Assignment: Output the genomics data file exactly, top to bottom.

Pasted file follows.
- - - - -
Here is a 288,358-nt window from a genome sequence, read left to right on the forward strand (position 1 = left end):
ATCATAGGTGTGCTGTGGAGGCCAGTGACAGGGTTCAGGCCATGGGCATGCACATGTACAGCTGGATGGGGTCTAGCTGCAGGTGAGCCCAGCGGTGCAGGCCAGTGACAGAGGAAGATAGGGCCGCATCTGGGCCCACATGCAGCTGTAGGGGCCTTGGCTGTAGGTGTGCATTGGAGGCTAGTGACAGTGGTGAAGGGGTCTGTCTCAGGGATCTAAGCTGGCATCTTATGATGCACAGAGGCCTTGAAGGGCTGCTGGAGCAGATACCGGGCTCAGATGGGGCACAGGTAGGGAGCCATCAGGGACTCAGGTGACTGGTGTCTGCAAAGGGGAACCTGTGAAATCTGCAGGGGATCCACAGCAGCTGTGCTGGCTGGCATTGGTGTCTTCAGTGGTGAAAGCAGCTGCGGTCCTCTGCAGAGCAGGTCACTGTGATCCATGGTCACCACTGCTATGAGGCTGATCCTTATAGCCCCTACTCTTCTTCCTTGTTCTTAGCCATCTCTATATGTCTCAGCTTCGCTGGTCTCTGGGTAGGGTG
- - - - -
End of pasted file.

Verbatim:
Here is a 288,358-nt window from a genome sequence, read left to right on the forward strand (position 1 = left end):
ATCATAGGTGTGCTGTGGAGGCCAGTGACAGGGTTCAGGCCATGGGCATGCACATGTACAGCTGGATGGGGTCTAGCTGCAGGTGAGCCCAGCGGTGCAGGCCAGTGACAGAGGAAGATAGGGCCGCATCTGGGCCCACATGCAGCTGTAGGGGCCTTGGCTGTAGGTGTGCATTGGAGGCTAGTGACAGTGGTGAAGGGGTCTGTCTCAGGGATCTAAGCTGGCATCTTATGATGCACAGAGGCCTTGAAGGGCTGCTGGAGCAGATACCGGGCTCAGATGGGGCACAGGTAGGGAGCCATCAGGGACTCAGGTGACTGGTGTCTGCAAAGGGGAACCTGTGAAATCTGCAGGGGATCCACAGCAGCTGTGCTGGCTGGCATTGGTGTCTTCAGTGGTGAAAGCAGCTGCGGTCCTCTGCAGAGCAGGTCACTGTGATCCATGGTCACCACTGCTATGAGGCTGATCCTTATAGCCCCTACTCTTCTTCCTTGTTCTTAGCCATCTCTATATGTCTCAGCTTCGCTGGTCTCTGGGTAGGGTG